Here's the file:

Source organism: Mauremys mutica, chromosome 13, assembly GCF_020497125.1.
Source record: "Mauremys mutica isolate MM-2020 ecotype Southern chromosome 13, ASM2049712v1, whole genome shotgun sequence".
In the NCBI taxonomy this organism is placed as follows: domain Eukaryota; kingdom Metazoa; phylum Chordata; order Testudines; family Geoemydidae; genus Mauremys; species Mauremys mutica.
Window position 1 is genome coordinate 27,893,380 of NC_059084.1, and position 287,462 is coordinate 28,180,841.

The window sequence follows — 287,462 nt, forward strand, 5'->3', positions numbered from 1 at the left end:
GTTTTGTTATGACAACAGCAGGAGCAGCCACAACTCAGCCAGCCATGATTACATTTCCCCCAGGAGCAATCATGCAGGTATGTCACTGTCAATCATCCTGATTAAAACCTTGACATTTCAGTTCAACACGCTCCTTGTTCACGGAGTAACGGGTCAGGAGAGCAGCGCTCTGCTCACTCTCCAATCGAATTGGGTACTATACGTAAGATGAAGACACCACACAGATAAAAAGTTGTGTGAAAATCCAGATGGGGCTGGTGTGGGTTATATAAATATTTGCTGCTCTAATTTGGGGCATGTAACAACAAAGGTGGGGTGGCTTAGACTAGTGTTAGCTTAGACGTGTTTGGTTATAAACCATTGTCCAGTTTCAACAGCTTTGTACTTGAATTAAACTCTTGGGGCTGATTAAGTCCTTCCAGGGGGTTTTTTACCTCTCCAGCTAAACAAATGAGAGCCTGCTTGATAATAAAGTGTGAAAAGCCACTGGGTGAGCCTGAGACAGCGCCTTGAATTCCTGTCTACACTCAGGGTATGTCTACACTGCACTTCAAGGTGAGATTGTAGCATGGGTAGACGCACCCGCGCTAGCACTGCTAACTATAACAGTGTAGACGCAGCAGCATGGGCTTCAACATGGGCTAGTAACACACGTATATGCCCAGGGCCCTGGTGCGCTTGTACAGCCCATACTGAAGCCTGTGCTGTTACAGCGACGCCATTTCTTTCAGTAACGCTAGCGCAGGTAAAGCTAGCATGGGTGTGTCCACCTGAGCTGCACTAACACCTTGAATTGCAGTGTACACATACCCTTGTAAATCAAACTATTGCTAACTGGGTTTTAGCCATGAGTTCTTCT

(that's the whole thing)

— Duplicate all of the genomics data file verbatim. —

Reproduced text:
Source organism: Mauremys mutica, chromosome 13, assembly GCF_020497125.1.
Source record: "Mauremys mutica isolate MM-2020 ecotype Southern chromosome 13, ASM2049712v1, whole genome shotgun sequence".
In the NCBI taxonomy this organism is placed as follows: domain Eukaryota; kingdom Metazoa; phylum Chordata; order Testudines; family Geoemydidae; genus Mauremys; species Mauremys mutica.
Window position 1 is genome coordinate 27,893,380 of NC_059084.1, and position 287,462 is coordinate 28,180,841.

The window sequence follows — 287,462 nt, forward strand, 5'->3', positions numbered from 1 at the left end:
GTTTTGTTATGACAACAGCAGGAGCAGCCACAACTCAGCCAGCCATGATTACATTTCCCCCAGGAGCAATCATGCAGGTATGTCACTGTCAATCATCCTGATTAAAACCTTGACATTTCAGTTCAACACGCTCCTTGTTCACGGAGTAACGGGTCAGGAGAGCAGCGCTCTGCTCACTCTCCAATCGAATTGGGTACTATACGTAAGATGAAGACACCACACAGATAAAAAGTTGTGTGAAAATCCAGATGGGGCTGGTGTGGGTTATATAAATATTTGCTGCTCTAATTTGGGGCATGTAACAACAAAGGTGGGGTGGCTTAGACTAGTGTTAGCTTAGACGTGTTTGGTTATAAACCATTGTCCAGTTTCAACAGCTTTGTACTTGAATTAAACTCTTGGGGCTGATTAAGTCCTTCCAGGGGGTTTTTTACCTCTCCAGCTAAACAAATGAGAGCCTGCTTGATAATAAAGTGTGAAAAGCCACTGGGTGAGCCTGAGACAGCGCCTTGAATTCCTGTCTACACTCAGGGTATGTCTACACTGCACTTCAAGGTGAGATTGTAGCATGGGTAGACGCACCCGCGCTAGCACTGCTAACTATAACAGTGTAGACGCAGCAGCATGGGCTTCAACATGGGCTAGTAACACACGTATATGCCCAGGGCCCTGGTGCGCTTGTACAGCCCATACTGAAGCCTGTGCTGTTACAGCGACGCCATTTCTTTCAGTAACGCTAGCGCAGGTAAAGCTAGCATGGGTGTGTCCACCTGAGCTGCACTAACACCTTGAATTGCAGTGTACACATACCCTTGTAAATCAAACTATTGCTAACTGGGTTTTAGCCATGAGTTCTTCT